by Terrance Mc Arthur
All right, everybody, finish this line:
“The sun’ll come out__________”
And the answer is….”TOMORROW!”
We all know that song. It’s from the musical Annie, based on the Little Orphan Annie comic strip which was the 1930s precursor of Wonder Woman. Annie didn’t have a magic lasso, but she had a sunshiny attitude that kept her going through all her dangerous adventures. Those adventures are back on stage in a Good Company Players’ production at Roger Rocka’s Dinner Theater through March 18.
There are two songs that really bother me, probably because I associate them with small children singing loudly off key—“It’s a Small World” and “Tomorrow.” During the show, I leaned over to my wife, and whispered with amazement, “I like this song.” Maybe I just hadn’t heard it done the right way, before.Emily Pessano’s sure-footed production does Annie the right way. Plucky orphan (Joy Smith) temporarily escapes from the orphanage run by the slimy and tipsy Miss Hannigan (Julie Lucido), and meets a sandy-colored pooch (Birdie and Harry alternate in the role). Billionaire Oliver Warbucks (Eric Estep) is looking for an orphan to share his mansion for Christmas. His assistant (Laurie Pessano) brings him Annie. The child’s bubbly personality and wide-eyed wonder softens the crusty industrialist’s heart, and even has an effect on President Franklin D. Roosevelt (Roger Christenson). Meanwhile, Hannigan’s ne’er-do-well brother Rooster (Nicholas Nunez) and his flashy-trashy girlfriend Lily St. Regis (Mary Beth Carter) help the orphanage manager in a get-rich-quick scheme. It’s funny, nostalgic, and peppered with politics.
Smith is truly a Joy (I can’t believe I wrote that). Feisty but sweet, her voice isn’t just a blast of power; there is warmth and wistfulness. It’s more than just optimism. It’s hope.
Estep follows a similar softening arc as he did as Capt. Von Trapp in GCP’s The Sound of Music. He’s a big, imposing guy, but Warbucks becomes a caring guardian. The mild swearing he utters reminds you this isn’t the funny papers.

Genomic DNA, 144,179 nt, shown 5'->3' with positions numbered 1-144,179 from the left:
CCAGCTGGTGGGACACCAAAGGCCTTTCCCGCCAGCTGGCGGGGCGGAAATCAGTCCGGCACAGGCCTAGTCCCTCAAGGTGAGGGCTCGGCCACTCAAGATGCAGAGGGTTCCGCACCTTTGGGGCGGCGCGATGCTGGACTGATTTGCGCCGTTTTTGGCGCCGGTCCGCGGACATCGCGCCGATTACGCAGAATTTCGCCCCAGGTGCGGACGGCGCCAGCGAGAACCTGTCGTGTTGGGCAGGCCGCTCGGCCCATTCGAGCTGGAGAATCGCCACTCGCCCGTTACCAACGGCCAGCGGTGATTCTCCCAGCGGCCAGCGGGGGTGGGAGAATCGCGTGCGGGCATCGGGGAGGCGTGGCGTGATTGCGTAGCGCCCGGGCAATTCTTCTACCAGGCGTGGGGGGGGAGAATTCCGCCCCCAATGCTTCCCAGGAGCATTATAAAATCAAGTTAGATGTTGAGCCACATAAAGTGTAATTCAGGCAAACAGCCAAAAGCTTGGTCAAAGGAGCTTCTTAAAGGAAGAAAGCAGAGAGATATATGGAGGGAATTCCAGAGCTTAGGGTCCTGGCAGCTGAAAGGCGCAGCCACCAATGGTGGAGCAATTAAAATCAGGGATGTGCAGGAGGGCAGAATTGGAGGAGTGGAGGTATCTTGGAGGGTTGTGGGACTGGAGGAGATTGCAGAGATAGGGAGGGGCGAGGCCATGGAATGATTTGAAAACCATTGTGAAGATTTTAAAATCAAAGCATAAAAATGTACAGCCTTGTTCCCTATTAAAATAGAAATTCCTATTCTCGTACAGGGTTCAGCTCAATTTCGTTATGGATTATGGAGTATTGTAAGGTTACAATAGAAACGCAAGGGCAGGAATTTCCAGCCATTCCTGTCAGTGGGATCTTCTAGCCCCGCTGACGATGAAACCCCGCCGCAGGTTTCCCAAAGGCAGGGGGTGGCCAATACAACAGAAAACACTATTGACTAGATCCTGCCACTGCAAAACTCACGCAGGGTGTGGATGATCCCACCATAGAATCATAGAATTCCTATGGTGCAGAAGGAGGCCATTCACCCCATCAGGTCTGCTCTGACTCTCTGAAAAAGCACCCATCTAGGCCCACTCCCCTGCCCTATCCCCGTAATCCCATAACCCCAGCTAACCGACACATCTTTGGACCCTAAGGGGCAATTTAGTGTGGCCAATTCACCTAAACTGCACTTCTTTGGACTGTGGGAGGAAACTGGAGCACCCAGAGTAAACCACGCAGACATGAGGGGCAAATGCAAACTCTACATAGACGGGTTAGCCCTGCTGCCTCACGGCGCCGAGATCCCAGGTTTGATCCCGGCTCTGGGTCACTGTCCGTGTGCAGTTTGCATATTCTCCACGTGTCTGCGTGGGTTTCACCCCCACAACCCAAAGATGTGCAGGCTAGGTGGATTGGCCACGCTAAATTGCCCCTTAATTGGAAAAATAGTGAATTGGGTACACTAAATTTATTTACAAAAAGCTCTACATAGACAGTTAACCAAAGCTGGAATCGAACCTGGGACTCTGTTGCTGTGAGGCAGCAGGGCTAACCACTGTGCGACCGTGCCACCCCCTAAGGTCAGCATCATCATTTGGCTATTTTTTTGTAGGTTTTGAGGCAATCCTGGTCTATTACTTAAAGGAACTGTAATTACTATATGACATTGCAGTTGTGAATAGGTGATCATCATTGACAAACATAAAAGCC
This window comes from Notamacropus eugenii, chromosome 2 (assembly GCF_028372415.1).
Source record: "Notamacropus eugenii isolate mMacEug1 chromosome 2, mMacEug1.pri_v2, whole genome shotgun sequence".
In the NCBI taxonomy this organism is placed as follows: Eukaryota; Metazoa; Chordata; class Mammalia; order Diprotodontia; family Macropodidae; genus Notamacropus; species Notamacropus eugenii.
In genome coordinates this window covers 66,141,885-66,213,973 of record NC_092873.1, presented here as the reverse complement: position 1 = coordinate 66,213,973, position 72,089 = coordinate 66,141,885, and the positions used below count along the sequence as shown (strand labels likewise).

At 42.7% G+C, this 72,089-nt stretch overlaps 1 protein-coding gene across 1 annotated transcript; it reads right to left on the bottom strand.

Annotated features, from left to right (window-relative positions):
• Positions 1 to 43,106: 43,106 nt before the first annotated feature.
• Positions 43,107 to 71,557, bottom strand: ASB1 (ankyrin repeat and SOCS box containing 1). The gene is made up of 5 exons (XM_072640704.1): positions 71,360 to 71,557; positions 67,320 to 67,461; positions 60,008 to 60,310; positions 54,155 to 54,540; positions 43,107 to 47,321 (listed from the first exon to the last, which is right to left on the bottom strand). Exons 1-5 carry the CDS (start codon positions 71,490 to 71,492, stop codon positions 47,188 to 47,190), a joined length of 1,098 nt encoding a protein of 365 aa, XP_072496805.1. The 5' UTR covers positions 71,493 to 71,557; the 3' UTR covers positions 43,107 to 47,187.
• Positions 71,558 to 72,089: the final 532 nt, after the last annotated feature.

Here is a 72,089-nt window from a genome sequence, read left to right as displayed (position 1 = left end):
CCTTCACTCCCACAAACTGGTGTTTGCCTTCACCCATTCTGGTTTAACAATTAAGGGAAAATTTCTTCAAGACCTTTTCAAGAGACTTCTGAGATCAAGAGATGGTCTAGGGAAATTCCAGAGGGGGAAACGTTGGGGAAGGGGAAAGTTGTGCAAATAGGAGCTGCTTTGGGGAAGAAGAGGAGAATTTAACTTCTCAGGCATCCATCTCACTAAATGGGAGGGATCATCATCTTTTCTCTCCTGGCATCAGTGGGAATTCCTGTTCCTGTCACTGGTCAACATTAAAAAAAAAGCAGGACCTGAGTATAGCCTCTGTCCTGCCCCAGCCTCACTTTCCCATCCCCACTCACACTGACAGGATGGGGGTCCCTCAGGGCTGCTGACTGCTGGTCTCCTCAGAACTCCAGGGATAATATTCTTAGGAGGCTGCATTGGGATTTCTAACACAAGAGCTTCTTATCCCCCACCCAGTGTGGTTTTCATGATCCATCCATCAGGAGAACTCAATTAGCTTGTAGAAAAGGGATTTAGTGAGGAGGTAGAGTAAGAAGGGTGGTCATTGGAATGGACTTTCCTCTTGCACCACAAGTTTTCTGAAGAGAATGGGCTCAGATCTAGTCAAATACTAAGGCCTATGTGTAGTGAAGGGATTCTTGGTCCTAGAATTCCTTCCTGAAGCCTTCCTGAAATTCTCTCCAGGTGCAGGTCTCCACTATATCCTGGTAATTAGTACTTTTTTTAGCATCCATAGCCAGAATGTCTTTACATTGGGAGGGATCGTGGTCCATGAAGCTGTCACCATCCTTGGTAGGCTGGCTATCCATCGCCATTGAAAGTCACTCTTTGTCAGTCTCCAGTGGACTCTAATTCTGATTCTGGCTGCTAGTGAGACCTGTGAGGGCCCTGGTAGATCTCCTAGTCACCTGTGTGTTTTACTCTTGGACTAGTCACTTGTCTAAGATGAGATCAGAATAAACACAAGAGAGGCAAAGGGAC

Lucido is a bowling ball knocking down every pin in her way. She’s loathsome, coy, snookered, scheming, frustrated, and exhilarating, and she can do high-kicks that would rip a lesser performer’s body in two.
Nunez as Rooster isn’t Tim Curry, and that’s good. He’s a con man who’s fallen for his own con, thinking he can pull off any scam. Carter shimmies and cracks wise, and makes the most of Ginger Kay Lewis-Reed’s period-loving costume that makes her an optical delusion. Christenson evokes the Presidential style of FDR, deftly catching the laugh lines and tossing them out to the audience.
The supporting orphans are divided into two teams, dividing up the performances. The group I saw featured a pugnacious Madi McFarland, a tearful Charity Smithand a wistful Maisie Van Vleet.
Judith Dickison is a vocal coach who should be sporting a Super Bowl ring. There are some unexpected harmonies that lift the singing into another league.
Almost half of the cast are current or former members of GCP’s Junior Company, and the current lineup performs a pre-show based on songs from comic strips and animated cartoons, covering everyone from Popeye to Shrek to Charlie Brown and Scooby-Doo.
Go. See this. Don’t wait until “Tomorrow” is yesterday.1226 N. Wishon at Olive Ave. For more information, call (559) 266-9494 or go to gcplayers.com or KRL’s Good Company Players event page.
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